Apple gets a break as EU antitrust watchdog launches full-blown probe into Samsung over essential 3G patents

European Union regulators today announced the launch of a formal investigation of Samsung over mobile patents to determine whether the South Korean conglomerate breached EU antitrust rules in its legal dealings with competitors. The investigation is focused on so-called FRAND patents, a common rule that stipulates a patent applying to the standard must be adopted on “fair, reasonable, and non-discriminatory terms” (FRAND). According to the press release, EU regulators want to figure out whether Samsung “used certain of its standard essential patent rights to distort competition in European mobile device markets, in breach of EU antitrust rules.”

The Commission reminds that Samsung a decade ago promised to let rivals license its mobile patents under FRAND terms. The full-blown investigation comes in the light of the lawsuits Samsung filed against Apple at courts in Germany, France, the Netherlands and other countries around the world, asserting copyright infringement related to patents essential to wireless telecommunications standards.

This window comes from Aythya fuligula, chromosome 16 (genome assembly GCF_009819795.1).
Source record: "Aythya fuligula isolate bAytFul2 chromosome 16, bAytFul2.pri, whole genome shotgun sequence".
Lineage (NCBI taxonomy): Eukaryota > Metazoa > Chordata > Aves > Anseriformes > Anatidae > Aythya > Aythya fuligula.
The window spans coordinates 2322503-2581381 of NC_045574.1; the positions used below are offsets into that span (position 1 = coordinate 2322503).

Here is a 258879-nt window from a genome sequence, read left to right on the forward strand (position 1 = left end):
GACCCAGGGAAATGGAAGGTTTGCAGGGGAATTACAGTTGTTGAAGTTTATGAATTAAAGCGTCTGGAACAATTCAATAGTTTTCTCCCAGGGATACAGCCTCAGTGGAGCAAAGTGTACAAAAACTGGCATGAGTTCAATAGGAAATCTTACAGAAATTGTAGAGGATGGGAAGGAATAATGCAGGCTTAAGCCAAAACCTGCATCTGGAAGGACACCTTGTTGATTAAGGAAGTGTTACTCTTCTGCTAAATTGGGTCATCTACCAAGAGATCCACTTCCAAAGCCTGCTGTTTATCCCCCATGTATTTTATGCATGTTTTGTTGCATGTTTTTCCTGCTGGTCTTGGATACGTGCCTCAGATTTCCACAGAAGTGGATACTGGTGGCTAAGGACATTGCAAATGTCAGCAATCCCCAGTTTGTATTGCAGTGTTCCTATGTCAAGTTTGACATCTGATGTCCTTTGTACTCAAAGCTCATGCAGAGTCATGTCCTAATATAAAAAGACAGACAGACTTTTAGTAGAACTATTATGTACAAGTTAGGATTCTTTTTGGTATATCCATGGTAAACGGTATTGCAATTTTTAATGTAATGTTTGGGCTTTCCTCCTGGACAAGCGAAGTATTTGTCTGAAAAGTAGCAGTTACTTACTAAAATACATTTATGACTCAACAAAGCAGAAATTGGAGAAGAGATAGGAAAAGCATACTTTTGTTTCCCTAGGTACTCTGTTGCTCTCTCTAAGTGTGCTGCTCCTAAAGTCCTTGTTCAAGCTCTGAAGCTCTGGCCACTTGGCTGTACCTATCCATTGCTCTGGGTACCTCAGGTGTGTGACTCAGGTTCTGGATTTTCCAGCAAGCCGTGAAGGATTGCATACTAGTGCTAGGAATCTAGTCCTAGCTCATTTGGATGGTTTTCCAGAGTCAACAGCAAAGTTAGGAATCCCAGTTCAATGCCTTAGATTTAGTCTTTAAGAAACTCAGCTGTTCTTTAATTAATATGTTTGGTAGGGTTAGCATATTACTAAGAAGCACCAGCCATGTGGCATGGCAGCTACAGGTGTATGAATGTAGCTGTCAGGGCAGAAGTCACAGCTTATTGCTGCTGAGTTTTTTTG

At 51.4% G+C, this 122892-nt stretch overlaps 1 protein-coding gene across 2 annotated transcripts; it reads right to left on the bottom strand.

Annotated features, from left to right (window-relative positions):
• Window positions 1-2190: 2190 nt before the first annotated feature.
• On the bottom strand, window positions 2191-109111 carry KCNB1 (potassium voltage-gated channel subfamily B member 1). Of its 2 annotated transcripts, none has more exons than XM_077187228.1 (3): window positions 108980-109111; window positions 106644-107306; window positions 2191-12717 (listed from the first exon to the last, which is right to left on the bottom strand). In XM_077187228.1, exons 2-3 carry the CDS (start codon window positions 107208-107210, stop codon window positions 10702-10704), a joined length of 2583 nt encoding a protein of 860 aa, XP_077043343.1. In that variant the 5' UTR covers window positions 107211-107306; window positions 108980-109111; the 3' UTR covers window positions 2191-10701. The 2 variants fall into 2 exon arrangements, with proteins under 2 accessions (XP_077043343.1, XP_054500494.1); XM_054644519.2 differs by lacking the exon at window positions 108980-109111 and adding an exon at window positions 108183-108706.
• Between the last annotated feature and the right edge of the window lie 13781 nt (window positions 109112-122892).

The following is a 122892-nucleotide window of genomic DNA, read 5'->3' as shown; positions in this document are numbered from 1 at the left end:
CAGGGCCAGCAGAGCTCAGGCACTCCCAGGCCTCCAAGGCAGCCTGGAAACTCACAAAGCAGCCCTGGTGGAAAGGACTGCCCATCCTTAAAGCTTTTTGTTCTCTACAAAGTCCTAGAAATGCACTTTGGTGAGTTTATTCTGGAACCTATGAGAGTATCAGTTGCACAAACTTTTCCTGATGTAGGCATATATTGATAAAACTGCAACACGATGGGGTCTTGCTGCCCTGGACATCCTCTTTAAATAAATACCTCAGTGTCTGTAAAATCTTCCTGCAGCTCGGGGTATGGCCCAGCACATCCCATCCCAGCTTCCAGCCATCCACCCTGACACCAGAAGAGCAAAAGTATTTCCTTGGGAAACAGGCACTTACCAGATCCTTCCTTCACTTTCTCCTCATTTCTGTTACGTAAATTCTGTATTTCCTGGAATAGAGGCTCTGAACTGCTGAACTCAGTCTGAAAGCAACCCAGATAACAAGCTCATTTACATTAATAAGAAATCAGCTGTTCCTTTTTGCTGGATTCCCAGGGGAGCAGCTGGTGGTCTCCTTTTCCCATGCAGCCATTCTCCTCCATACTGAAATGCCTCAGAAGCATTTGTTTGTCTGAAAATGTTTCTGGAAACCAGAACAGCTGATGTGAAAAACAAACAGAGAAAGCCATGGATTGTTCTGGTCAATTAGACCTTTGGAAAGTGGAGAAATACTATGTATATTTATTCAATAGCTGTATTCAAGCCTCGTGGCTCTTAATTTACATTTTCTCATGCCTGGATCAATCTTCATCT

The case is “a matter of priority,” the document reads. Patent blogger explained, “The European Commission can’t wait until Samsung finally wins a ruling based on such a patent and enforces it, potentially causing irreparable harm.” The full text of the European Commission Antitrust Commission announcement can be found below.

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Apple unveils micro USB adapter for iPhones in Europe

It’s been long time coming and it’s finally here. The U.K. online Apple Store now lists the Apple iPhone Micro USB Adapter, available for £8.00 and shipping October 14. From Apple: